Day the second brought relatively few major surprises. I had class all day, and I guess the only surprise that came out of that is that I managed to remain awake and [more or less] focused throughout all of them. I never fall asleep, but today I didn't even feel sleepy, which is quite the feat for the 8:00 AM, one hour twenty minute class.
This evening I had dinner with my best friend, and though not surprising, it's always so wonderful when we get to spend time together to just talk.
After dinner I trekked over to Ytterboe lounge for Thursday Night Bible Study, where I had the opportunity for the second time this week to use EasyWorship to show lyric slides during worship. There were only a couple minor surprises during this, mostly in the form of unexpected typos (which, really, isn't bad, given the nature of Thursday Night's last minute song selection–I didn't get the set list until 45 minutes before the start of the show), but it went well overall, so for now the plan is that I'll probably run slides every week, at least until someone else gets trained in on it. It's a good feeling to know that, not only will I get to use my talents each week, but I'll get to use them for something useful that's truly being appreciated.
Oh, I suppose there was one noteworthy surprise during Thursday Night: my laptop came unplugged when someone moved a couch over the floor outlet, so I unknowingly was running the show from battery. It lasted fine, but for a longer presentation there might have been issues.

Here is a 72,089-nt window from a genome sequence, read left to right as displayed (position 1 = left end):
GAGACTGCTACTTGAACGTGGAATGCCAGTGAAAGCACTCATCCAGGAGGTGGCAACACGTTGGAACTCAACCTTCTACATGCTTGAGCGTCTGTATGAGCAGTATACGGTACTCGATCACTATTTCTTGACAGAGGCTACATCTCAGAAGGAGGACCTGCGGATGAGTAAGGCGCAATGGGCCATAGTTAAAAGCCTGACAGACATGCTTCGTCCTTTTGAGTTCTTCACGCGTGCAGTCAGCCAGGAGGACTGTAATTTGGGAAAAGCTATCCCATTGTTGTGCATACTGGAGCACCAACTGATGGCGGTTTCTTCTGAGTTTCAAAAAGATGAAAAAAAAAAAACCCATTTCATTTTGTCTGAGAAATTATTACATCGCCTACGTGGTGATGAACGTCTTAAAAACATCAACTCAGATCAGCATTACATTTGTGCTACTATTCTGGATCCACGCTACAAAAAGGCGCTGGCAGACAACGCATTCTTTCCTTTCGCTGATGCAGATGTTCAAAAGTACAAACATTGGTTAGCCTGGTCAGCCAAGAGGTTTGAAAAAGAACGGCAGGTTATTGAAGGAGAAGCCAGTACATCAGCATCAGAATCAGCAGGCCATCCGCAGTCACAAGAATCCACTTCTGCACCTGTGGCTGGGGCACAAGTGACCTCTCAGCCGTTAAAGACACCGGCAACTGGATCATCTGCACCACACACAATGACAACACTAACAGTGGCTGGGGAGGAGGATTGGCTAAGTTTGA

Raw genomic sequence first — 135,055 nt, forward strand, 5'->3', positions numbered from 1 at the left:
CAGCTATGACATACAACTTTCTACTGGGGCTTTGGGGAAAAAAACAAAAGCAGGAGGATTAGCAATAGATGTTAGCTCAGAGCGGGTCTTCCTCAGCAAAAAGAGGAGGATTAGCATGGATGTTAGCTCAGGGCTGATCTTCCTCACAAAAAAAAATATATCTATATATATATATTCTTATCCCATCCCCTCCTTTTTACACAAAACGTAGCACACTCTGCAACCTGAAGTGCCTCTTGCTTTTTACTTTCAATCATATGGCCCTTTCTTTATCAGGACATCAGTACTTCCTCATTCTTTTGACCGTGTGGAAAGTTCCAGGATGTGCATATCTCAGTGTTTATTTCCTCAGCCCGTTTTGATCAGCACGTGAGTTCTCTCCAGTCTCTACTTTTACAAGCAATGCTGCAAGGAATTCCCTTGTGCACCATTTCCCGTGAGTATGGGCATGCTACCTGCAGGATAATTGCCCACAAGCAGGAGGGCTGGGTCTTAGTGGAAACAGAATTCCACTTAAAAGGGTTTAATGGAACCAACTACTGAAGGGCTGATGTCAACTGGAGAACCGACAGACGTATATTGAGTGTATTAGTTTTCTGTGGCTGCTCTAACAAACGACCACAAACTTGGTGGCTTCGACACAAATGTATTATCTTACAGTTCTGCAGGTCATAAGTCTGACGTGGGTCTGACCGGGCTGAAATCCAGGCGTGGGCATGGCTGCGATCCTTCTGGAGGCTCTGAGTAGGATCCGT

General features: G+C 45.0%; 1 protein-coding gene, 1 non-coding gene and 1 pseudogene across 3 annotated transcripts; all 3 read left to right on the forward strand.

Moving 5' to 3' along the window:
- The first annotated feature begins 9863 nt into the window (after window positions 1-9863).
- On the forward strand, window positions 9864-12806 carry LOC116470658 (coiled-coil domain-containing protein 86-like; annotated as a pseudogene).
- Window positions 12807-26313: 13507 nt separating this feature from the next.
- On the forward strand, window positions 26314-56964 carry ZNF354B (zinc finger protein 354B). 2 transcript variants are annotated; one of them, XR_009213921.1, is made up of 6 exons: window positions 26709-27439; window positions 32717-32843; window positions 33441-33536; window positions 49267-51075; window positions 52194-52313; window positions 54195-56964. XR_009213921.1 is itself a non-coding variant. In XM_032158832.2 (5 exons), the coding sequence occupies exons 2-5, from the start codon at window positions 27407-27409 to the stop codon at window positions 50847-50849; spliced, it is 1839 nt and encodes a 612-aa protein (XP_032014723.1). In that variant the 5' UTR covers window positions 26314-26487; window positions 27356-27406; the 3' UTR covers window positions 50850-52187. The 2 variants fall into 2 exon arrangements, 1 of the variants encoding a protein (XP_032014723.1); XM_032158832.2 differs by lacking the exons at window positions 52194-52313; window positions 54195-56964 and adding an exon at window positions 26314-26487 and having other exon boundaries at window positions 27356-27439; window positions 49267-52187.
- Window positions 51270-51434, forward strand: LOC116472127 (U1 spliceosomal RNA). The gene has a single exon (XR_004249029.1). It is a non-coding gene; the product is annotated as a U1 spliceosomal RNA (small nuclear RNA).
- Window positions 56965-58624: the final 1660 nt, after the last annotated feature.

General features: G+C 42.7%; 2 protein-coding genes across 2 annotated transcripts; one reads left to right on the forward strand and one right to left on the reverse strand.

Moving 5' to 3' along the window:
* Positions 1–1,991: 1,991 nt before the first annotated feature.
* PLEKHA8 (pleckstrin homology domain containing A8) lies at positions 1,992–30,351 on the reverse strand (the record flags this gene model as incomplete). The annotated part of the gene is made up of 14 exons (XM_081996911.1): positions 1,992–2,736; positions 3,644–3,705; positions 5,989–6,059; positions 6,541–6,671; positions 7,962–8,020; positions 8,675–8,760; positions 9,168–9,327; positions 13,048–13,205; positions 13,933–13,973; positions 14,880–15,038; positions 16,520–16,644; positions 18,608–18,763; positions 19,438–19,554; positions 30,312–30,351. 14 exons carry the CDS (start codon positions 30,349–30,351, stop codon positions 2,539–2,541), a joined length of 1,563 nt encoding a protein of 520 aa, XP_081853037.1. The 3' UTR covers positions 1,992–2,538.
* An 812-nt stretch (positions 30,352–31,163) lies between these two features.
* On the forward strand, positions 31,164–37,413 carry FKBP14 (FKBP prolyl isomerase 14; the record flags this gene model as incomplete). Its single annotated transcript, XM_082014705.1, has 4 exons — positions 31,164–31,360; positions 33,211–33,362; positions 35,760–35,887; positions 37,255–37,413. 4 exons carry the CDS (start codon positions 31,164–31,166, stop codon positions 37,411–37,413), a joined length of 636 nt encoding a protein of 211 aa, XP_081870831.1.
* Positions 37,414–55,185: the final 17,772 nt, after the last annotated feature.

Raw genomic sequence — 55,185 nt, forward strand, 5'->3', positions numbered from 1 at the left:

It seems more appropriate today to reflect on a key phrase I read in chapter 2, page 28: "This story doesn't have an ending yet, but it almost never had a beginning. It was a split second away from never happening at all. These thoughts humble me." Terry wrote this in reference to a his conversation with a man he met while bicycling; I'll leave the details for the book to tell, but the moral is that something extraordinary came as a result of Terry's decision to pedal slower and talk with the man rather than simply blow past him on the road. And it makes me wonder, how many opportunities have I blown past? How many people have I not gotten to know because I thought I should be in such a hurry, or I was too intimidated to take a risk and talk to them, perhaps because I thought "I'm not good enough, I have nothing to say that they'd care about hearing".
When I think about it, that very nearly happened with my best friend. Freshman year, we were sitting at nearby tables in the Caf, and I sort of wanted to go over to talk to her, but I didn't know her well at all, and I thought I'd just look like a creepy fool. Eventually we caught each other's eye and she straightforwardly asked me "well are you going to come sit with me or not?" Of course I went over, and from that night a beautiful best-friendship was born. I can't imagine how life would be if Ashley hadn't taken that risk.
And so my resolution has solidified itself in me: I don't want to miss those new stories when they come passing by. It's so awfully stereotypical, you know, that whole, "take life by the horns" metaphor, but it's apt here. I want to take a healthier, non-worrisome approach to life: if I want to compliment someone I don't know on a job well done, if I meet someone new and want to get to know them better, if I want to skip doing my homework one night so I can spend that time with friends instead, I want to just be able to do it without caring if other people think it's weird. And I want to look forward to the surprises God has in store for me on the way.
Whether I'm actually able to follow through on this, who knows? But what a great ideal to aim for. I have no idea how long I'll live, might as well use these spurts of unreservedness to make the most of it.